3D Power Doppler ultrasound and computerised placental assessment in normal pregnancy
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|Title:||3D Power Doppler ultrasound and computerised placental assessment in normal pregnancy||Authors:||Moran, Mary
McAuliffe, Fionnuala M.
|Permanent link:||http://hdl.handle.net/10197/7757||Date:||May-2014||Abstract:||Background: In recent years there have been significant developments in the use of 3D Power Doppler (3DPD) imaging and quantitative 3DPD histogram analysis to estimate both placental volume and intra-placental vasculature. This study aims to determine if placental volume, vascularisation and blood flow are correlated with gestational age in normal pregnancy. It also examines whether or not a new software method for analysis of percentage calcification (the ‘placentometer’) correlates well with gestation. Material and method: This was a prospective cohort study of 250 women with normal pregnancies (12 + 6 to 39 + 5 weeks gestation). 3DPD ultrasound was used to evaluate placental volume, vascularisation index (VI), flow index (FI) and vascularisation-flow index (VFI). Placental volume (calculated at 35–40 weeks gestation), was correlated with birth weight. Following each scan the percentage of calcification was also calculated using the placentometer. Results: Placental volume correlated significantly with gestational age: 66.676 + 0.623 × GA (P < 0.001). No significant change with gestation was noted in VI, FI and VFI (VI: P = 0.199, FI: P = 0.299, VFI: P = 0.557). Software analysis of the percentage of calcification, demonstrated the expected increase in calcification as gestation increased: −4.605 + 0.032 × GA (P < 0.001). From 35 to 40 weeks gestation volume was related to birth weight (P < 0.01). Conclusion: This study shows that in normal low-risk pregnancy placental volume increases with gestational age, whereas vascularisation and blood flow are independent of gestation. Placental volume in late pregnancy is related to birth weight. Software analysis of the percentage of calcification demonstrates an increase with advancing gestation.||Type of material:||Journal Article||Publisher:||Elsevier||Copyright (published version):||2014 Elsevier||Keywords:||Volume;Vascularisation;Blood flow;Digital analysis;Calcification||DOI:||10.1016/j.radi.2014.01.001||Language:||en||Status of Item:||Peer reviewed|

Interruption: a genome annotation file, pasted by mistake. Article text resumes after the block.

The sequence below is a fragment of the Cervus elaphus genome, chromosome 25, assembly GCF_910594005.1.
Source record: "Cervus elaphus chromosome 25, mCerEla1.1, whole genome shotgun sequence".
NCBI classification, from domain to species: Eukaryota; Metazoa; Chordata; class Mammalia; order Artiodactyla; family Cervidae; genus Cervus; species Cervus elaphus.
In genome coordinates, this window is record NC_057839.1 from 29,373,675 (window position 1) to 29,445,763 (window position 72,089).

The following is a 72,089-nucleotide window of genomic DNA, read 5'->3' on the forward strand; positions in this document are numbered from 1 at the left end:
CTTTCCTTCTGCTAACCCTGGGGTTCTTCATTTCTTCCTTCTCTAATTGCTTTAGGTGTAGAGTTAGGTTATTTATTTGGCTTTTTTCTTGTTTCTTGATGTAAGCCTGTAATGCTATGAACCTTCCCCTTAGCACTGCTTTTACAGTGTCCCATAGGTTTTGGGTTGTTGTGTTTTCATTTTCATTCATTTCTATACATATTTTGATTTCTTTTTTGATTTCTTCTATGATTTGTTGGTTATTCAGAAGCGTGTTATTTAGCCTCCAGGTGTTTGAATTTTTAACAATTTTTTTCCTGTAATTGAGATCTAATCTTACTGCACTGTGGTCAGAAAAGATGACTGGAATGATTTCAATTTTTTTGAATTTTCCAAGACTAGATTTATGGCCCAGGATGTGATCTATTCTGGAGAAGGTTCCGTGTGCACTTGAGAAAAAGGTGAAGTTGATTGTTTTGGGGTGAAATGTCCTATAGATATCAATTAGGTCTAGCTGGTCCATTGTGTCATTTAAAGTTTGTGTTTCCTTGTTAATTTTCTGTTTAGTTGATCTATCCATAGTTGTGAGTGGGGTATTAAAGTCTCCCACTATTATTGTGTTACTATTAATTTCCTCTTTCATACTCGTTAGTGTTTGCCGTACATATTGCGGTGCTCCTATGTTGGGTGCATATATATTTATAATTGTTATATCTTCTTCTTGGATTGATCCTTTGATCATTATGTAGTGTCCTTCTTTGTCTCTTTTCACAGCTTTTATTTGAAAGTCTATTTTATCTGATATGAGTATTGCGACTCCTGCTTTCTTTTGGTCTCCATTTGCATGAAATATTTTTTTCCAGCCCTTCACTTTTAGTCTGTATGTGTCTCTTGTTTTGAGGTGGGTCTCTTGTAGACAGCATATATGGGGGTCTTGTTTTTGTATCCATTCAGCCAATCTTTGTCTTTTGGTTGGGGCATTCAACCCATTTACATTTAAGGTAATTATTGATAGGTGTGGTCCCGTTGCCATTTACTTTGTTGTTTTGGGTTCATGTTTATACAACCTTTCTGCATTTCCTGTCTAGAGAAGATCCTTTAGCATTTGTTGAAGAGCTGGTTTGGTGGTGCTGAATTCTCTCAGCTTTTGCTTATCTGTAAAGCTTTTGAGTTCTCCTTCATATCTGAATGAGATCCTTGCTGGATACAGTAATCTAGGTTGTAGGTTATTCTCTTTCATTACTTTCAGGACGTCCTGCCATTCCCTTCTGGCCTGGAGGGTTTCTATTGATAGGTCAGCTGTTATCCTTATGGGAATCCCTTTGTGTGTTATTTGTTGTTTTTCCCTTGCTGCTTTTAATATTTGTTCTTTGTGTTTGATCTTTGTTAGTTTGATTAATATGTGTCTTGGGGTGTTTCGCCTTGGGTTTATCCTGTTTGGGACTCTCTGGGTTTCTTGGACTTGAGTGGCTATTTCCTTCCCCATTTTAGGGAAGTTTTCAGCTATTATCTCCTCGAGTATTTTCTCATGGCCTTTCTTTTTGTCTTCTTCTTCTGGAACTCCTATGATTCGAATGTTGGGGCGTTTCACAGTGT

|Appears in Collections:||Medicine Research Collection|
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